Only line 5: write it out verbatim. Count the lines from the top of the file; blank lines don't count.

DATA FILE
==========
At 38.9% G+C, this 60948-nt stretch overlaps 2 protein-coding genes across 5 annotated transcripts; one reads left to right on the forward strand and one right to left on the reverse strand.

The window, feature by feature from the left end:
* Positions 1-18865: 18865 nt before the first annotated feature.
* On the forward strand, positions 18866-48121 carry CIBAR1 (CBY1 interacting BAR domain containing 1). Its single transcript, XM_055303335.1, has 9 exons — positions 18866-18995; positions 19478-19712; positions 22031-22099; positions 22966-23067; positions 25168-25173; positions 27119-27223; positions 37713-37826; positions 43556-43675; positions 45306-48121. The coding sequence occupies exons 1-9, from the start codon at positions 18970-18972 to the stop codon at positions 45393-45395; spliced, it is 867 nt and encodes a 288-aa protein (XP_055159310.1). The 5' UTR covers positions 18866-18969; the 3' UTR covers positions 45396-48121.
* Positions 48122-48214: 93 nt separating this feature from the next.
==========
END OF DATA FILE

* Positions 48122-48214: 93 nt separating this feature from the next.